CONCLUSION - We conclude that PERK modulates secretory capacity of the exocrine pancreas by regulating cell viability of acinar cells.
Mutations in PERK (EIF2AK3) result in permanent neonatal diabetes as well as several other anomalies that underlie the human Wolcott-Rallison syndrome, and these anomalies are mirrored in Perk knockout mice. To identify the cause of diabetes in PERK-deficient mice, we generated a series of tissue- and cell-specific knockouts of the Perk gene and performed a developmental analysis of the progression to overt diabetes. We discovered that PERK is specifically required in the insulin-secreting beta cells during the fetal and early neonatal period as a prerequisite for postnatal glucose homeostasis. However, PERK expression in beta cells is not required at the adult stage to maintain beta cell functions and glucose homeostasis. We show that PERK-deficient mice exhibit severe defects in fetal/neonatal beta cell proliferation and differentiation, resulting in low beta cell mass, defects in proinsulin trafficking, and abrogation of insulin secretion that culminate in permanent neonatal diabetes.
In response to environmental stress, cells induce a program of gene expression designed to remedy cellular damage or, alternatively, induce apoptosis. In this report, we explore the role of a family of protein kinases that phosphorylate eukaryotic initiation factor 2 (eIF2) in coordinating stress gene responses. We find that expression of activating transcription factor 3 (ATF3), a member of the ATF/CREB subfamily of basic-region leucine zipper (bZIP) proteins, is induced in response to endoplasmic reticulum (ER) stress or amino acid starvation by a mechanism requiring eIF2 kinases PEK (Perk or EIF2AK3) and GCN2 (EIF2AK4), respectively. Increased expression of ATF3 protein occurs early in response to stress by a mechanism requiring the related bZIP transcriptional regulator ATF4. ATF3 contributes to induction of the CHOP transcriptional factor in response to amino acid starvation, and loss of ATF3 function significantly lowers stress-induced expression of GADD34, an eIF2 protein phosphatase regulatory subunit implicated in feedback control of the eIF2 kinase stress response. Overexpression of ATF3 in mouse embryo fibroblasts partially bypasses the requirement for PEK for induction of GADD34 in response to ER stress, further supporting the idea that ATF3 functions directly or indirectly as a transcriptional activator of genes targeted by the eIF2 kinase stress pathway. These results indicate that ATF3 has an integral role in the coordinate gene expression induced by eIF2 kinases. Given that ATF3 is induced by a very large number of environmental insults, this study supports involvement of eIF2 kinases in the coordination of gene expression in response to a more diverse set of stress conditions than previously proposed.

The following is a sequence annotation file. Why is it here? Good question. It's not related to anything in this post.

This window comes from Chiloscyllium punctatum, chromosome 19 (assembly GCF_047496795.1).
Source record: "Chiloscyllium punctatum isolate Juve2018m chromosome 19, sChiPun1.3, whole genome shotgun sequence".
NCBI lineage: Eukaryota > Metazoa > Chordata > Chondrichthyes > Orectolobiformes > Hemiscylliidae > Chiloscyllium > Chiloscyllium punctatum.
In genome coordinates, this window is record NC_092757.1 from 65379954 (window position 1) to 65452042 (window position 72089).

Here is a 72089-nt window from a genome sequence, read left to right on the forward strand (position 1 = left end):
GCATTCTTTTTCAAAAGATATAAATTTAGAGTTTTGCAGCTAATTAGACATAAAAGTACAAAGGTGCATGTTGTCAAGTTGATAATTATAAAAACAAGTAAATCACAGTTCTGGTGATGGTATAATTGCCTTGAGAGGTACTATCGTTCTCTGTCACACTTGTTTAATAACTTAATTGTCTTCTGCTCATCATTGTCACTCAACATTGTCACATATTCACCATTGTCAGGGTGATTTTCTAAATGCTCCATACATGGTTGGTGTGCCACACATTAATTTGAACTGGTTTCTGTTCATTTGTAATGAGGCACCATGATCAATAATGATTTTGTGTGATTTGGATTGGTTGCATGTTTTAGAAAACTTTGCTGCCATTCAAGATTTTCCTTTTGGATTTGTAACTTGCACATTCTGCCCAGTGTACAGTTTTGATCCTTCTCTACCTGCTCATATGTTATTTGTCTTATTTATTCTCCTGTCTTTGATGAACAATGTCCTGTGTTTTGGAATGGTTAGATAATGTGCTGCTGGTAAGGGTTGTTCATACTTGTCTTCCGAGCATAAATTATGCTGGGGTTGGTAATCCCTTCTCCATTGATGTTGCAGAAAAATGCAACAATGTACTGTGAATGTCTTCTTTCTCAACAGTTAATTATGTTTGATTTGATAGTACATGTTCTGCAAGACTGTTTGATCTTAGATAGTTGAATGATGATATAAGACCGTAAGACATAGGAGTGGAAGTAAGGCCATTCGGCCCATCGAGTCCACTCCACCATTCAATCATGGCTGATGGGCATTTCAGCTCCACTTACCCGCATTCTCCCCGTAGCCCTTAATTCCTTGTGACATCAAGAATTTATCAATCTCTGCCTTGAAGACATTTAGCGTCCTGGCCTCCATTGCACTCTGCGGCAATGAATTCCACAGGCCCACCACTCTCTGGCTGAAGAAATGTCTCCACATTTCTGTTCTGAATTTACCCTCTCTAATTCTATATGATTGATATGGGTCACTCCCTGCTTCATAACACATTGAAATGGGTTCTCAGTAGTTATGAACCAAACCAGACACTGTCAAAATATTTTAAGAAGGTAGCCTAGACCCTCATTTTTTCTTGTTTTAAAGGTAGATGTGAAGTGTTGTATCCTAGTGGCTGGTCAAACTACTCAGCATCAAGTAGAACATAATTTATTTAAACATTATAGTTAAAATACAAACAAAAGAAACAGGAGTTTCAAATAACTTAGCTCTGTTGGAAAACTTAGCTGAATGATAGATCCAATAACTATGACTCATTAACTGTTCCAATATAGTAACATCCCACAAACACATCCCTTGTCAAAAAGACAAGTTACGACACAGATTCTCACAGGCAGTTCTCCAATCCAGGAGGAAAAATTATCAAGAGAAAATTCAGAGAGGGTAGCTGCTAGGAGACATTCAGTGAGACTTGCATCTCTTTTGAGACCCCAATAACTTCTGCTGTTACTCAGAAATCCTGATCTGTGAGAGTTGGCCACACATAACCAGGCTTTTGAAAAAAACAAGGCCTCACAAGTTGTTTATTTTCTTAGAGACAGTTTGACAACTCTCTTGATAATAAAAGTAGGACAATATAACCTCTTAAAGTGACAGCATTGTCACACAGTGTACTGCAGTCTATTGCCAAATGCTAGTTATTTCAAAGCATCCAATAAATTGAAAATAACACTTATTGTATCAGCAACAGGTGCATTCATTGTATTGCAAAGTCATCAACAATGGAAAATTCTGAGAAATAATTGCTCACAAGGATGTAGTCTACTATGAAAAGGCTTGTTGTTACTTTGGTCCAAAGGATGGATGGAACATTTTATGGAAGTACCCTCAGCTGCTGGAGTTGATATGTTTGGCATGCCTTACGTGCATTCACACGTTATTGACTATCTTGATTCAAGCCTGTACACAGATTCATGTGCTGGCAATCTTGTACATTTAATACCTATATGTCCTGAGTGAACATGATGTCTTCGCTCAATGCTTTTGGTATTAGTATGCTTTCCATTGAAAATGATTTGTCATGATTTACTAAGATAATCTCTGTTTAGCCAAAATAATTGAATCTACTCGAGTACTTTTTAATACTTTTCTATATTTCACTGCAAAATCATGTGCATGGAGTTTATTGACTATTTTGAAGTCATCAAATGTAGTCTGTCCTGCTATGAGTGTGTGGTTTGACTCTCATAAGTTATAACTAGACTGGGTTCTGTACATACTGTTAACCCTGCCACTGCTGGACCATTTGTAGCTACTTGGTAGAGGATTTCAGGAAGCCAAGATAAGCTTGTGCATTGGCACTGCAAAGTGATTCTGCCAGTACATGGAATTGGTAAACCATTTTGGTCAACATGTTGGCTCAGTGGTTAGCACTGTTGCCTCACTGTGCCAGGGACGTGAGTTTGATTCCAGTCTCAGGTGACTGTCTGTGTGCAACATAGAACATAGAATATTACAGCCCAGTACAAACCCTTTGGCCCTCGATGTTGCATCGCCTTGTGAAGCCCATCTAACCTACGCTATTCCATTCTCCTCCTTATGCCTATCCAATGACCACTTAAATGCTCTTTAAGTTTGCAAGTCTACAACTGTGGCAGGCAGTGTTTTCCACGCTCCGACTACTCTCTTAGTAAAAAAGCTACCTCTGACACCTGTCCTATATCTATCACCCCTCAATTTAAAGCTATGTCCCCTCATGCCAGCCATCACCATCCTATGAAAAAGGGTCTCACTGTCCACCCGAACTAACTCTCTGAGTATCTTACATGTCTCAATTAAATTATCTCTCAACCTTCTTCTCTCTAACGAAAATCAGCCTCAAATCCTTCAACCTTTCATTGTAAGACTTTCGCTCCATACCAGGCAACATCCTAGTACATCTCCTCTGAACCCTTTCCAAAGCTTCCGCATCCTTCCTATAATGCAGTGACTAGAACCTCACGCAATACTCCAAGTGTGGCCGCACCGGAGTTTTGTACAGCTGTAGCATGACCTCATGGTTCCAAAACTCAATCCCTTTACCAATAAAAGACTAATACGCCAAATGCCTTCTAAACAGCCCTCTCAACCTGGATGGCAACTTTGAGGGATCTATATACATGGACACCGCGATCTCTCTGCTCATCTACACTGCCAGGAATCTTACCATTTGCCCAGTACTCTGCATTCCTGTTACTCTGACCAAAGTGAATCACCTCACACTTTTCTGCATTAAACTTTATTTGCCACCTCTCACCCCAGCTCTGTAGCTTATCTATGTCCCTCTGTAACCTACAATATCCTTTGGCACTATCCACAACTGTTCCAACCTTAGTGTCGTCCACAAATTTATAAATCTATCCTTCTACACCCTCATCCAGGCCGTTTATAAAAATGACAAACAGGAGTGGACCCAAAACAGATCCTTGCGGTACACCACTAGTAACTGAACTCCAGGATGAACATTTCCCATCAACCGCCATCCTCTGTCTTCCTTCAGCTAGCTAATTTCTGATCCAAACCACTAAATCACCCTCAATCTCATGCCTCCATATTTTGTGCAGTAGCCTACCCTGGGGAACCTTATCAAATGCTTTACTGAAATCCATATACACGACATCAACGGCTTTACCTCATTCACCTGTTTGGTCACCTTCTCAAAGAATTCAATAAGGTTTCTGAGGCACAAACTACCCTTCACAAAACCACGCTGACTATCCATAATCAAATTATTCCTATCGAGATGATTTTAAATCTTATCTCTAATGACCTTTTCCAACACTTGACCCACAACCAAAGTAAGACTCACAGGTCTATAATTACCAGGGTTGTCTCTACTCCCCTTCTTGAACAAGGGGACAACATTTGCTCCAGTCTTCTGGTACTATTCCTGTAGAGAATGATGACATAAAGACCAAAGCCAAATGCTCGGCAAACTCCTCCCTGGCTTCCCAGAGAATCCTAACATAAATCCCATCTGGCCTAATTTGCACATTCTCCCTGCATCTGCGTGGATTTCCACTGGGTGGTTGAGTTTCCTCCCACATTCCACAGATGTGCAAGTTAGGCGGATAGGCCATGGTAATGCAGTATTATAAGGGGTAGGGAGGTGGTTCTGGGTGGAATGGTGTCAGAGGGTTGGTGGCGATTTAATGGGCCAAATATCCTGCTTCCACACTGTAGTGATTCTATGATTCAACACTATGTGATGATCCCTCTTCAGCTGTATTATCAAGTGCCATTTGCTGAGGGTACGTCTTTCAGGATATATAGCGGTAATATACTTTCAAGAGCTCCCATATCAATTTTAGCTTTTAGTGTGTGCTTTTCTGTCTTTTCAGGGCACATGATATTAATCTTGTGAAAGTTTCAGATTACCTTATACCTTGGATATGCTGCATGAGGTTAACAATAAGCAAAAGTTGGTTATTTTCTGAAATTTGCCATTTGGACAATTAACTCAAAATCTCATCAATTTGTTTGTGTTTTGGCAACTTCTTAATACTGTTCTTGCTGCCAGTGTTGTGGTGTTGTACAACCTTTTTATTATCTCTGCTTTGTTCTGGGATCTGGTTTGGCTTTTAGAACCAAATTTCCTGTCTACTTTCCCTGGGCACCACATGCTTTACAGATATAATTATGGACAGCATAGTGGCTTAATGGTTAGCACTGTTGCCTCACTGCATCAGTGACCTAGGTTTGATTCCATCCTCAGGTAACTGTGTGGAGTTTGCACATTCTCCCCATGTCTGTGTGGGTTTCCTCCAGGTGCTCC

Phosphorylation of eukaryotic initiation factor 2 alpha (eIF-2 alpha) is typically associated with stress responses and causes a reduction in protein synthesis. However, we found high phosphorylated eIF-2 alpha (eIF-2 alpha[P]) levels in nonstressed pancreata of mice. Administration of glucose stimulated a rapid dephosphorylation of eIF-2 alpha. Among the four eIF-2 alpha kinases present in mammals, PERK is most highly expressed in the pancreas, suggesting that it may be responsible for the high eIF-2 alpha[P] levels found therein. We describe a Perk knockout mutation in mice. Pancreata of Perk(-/-) mice are morphologically and functionally normal at birth, but the islets of Langerhans progressively degenerate, resulting in loss of insulin-secreting beta cells and development of diabetes mellitus, followed later by loss of glucagon-secreting alpha cells. The exocrine pancreas exhibits a reduction in the synthesis of several major digestive enzymes and succumbs to massive apoptosis after the fourth postnatal week. Perk(-/-) mice also exhibit skeletal dysplasias at birth and postnatal growth retardation. Skeletal defects include deficient mineralization, osteoporosis, and abnormal compact bone development. The skeletal and pancreatic defects are associated with defects in the rough endoplasmic reticulum of the major secretory cells that comprise the skeletal system and pancreas. The skeletal, pancreatic, and growth defects are similar to those seen in human Wolcott-Rallison syndrome.